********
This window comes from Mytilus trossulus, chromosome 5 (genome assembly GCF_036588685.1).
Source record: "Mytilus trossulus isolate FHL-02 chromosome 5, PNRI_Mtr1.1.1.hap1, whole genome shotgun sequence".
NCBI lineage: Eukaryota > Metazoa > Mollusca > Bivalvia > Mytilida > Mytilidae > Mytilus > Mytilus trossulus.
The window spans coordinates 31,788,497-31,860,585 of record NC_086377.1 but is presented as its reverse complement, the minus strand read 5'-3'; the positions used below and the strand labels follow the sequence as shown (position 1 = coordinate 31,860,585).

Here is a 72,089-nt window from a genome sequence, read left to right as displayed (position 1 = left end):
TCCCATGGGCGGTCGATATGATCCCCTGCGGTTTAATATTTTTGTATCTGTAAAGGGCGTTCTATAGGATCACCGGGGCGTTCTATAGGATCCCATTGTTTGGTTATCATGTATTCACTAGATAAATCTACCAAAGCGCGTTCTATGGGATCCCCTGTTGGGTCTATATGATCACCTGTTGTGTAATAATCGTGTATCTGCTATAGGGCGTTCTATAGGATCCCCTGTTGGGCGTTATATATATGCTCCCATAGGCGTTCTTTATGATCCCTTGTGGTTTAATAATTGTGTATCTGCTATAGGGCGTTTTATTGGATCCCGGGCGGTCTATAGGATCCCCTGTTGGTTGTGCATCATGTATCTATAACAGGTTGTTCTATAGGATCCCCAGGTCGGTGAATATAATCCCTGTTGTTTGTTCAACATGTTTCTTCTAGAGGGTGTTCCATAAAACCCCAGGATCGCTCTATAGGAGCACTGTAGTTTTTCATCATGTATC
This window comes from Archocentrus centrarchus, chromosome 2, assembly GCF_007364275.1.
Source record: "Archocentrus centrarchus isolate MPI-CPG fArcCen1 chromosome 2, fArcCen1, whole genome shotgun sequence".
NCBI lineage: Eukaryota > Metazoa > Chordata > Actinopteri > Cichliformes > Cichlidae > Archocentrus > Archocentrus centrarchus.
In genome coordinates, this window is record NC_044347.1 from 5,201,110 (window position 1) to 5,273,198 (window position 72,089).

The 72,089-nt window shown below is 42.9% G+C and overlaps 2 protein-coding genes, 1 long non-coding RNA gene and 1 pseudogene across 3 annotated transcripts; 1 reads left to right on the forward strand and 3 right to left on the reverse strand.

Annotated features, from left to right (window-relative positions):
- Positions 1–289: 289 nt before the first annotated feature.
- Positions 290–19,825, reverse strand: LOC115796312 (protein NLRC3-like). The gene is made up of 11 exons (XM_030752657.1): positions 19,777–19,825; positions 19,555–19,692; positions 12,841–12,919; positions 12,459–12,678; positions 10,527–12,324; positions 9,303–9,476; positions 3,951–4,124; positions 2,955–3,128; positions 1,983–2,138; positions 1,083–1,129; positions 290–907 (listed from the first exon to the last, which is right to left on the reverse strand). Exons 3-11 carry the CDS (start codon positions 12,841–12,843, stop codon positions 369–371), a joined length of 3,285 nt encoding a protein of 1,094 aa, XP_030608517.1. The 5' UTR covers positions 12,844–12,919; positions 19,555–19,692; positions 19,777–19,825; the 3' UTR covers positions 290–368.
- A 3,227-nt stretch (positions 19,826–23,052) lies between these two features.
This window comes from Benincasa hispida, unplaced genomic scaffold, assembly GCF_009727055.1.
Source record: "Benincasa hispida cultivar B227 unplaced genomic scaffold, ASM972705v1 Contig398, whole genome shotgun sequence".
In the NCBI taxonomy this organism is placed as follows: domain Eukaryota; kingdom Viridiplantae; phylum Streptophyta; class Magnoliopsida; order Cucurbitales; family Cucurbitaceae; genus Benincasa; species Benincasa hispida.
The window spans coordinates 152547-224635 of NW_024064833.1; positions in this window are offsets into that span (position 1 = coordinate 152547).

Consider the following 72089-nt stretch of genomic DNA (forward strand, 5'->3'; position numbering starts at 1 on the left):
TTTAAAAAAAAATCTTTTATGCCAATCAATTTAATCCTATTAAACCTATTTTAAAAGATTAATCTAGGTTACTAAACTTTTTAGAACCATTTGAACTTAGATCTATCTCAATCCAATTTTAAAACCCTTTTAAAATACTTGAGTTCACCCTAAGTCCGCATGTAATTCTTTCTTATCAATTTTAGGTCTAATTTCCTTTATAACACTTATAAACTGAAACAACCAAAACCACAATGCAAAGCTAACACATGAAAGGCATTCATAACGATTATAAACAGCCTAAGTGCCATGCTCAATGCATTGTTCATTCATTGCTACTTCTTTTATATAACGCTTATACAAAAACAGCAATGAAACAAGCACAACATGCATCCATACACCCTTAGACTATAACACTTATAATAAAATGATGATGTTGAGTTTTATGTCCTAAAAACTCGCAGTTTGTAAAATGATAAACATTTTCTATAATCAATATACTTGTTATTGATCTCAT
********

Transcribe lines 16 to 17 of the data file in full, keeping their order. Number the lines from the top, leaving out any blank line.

This window comes from Benincasa hispida, unplaced genomic scaffold, assembly GCF_009727055.1.
Source record: "Benincasa hispida cultivar B227 unplaced genomic scaffold, ASM972705v1 Contig398, whole genome shotgun sequence".